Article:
Design Support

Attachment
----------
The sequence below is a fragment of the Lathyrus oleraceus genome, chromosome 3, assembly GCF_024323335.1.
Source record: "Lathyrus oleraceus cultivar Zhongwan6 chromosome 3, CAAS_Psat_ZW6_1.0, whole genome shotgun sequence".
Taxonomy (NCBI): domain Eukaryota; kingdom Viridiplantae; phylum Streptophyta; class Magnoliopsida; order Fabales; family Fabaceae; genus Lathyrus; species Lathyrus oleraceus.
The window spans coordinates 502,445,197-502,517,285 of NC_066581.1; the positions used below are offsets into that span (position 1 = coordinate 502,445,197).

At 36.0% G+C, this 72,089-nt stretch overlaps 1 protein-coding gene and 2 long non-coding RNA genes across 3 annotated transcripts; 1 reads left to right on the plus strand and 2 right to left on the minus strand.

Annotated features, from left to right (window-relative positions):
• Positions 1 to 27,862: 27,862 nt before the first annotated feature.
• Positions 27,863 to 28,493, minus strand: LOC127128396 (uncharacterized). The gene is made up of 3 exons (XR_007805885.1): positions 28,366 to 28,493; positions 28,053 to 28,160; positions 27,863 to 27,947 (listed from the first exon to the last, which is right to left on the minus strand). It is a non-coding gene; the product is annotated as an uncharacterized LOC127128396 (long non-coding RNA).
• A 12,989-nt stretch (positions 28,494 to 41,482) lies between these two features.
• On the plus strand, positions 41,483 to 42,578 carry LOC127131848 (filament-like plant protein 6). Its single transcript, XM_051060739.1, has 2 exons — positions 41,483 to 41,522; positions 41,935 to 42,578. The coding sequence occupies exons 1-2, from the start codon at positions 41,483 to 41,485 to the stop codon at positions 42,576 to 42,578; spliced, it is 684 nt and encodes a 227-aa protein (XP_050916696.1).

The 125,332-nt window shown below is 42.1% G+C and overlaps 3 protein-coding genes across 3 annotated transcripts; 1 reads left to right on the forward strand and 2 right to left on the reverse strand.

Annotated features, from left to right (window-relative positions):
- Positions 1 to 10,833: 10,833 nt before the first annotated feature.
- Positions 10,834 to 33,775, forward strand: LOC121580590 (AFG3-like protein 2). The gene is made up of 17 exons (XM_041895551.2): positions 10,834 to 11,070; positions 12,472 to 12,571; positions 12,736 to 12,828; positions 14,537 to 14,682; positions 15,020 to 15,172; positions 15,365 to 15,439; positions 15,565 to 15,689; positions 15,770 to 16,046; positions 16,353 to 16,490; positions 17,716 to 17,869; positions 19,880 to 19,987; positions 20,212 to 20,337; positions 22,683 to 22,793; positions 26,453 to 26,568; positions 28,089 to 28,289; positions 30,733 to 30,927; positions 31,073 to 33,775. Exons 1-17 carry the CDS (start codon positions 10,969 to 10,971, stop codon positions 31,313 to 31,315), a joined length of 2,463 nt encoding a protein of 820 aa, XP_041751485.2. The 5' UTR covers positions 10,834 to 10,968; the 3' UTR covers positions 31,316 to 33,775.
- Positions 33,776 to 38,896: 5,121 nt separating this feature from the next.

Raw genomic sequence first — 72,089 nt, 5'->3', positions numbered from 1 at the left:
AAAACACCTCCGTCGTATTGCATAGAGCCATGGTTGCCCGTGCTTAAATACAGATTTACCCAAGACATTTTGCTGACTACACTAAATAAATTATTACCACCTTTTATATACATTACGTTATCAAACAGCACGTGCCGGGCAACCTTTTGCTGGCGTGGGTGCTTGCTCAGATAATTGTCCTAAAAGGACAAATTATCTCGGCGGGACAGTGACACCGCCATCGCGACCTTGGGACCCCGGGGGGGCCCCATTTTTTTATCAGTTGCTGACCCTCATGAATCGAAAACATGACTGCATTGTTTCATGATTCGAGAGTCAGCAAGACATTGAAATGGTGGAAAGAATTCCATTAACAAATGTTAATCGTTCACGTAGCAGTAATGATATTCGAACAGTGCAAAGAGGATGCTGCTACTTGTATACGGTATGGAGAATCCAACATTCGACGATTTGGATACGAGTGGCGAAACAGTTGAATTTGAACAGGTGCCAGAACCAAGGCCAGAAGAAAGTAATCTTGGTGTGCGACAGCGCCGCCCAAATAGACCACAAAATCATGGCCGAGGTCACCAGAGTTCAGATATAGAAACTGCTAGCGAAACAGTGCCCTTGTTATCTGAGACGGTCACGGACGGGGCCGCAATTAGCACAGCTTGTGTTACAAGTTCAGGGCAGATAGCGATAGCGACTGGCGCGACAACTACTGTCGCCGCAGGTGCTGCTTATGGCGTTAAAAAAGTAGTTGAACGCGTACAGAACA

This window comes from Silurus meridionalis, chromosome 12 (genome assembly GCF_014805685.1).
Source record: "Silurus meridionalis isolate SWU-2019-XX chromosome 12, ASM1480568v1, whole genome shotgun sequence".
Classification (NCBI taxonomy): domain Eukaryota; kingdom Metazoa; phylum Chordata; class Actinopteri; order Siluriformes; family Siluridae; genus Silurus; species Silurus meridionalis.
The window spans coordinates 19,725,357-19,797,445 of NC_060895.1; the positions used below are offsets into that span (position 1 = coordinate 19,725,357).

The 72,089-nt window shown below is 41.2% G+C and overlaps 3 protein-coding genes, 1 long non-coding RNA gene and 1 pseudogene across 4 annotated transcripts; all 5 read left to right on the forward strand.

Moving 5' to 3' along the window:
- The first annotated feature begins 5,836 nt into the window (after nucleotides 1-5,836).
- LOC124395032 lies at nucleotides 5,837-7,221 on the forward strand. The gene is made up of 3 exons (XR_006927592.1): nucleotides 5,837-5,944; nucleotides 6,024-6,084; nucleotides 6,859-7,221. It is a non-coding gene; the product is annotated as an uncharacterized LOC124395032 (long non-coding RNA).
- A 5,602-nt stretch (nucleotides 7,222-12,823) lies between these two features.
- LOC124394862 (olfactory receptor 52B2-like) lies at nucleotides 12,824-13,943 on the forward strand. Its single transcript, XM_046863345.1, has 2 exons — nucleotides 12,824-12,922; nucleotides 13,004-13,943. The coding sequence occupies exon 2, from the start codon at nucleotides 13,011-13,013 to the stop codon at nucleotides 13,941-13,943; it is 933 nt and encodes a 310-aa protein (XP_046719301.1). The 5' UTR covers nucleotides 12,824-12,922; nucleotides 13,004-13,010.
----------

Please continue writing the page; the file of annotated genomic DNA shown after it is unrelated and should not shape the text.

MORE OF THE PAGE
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New generations of motor control digital signal processors (DSPs) lower their supply voltages from 5V to 3.3V to offer higher performance at lower cost. Replacing traditional 5V digital control circuitry by 3.3V designs introduce no additional system cost and no significant complication in interfacing with TTL and CMOS compatible components, as well as with mixed voltage ICs such as power transistor gate drivers. Just like 5V based designs, good engineering practice should be exercised to minimize noise and EMI effects by proper component layout and PCB design when 3.3V DSP, ADC, and digital circuitry are used in a mixed signal environment, with high and low voltage analog and switching signals, such as a motor control system. In addition, software techniques such as Random PWM method can be used by special features of the Texas Instruments (TI)(tm) TMS320x24xx DSP controllers to significantly reduce noise effects caused by EMI radiation. This application report reviews designs of 3.3V DSP versus 5V DSP for low HP motor control applications. The application report first describes a scenario of a 3.3V-only motor controller indicating that for most applications, no significant issue of interfacing between 3.3V and 5V exists. Cost-effective 3.3V-5V interfacing techniques are then discussed for the situations where such interfacing is needed. On-chip 3.3V analog-to-digital converter (ADC) versus 5V ADC is also discussed. Sensitivity and noise effects in 3.3V and 5V ADC conversions are addressed. Guidelines for component layout and printed circuit board (PCB) design that can reduce system?s noise and EMI effects are summarized in the last section.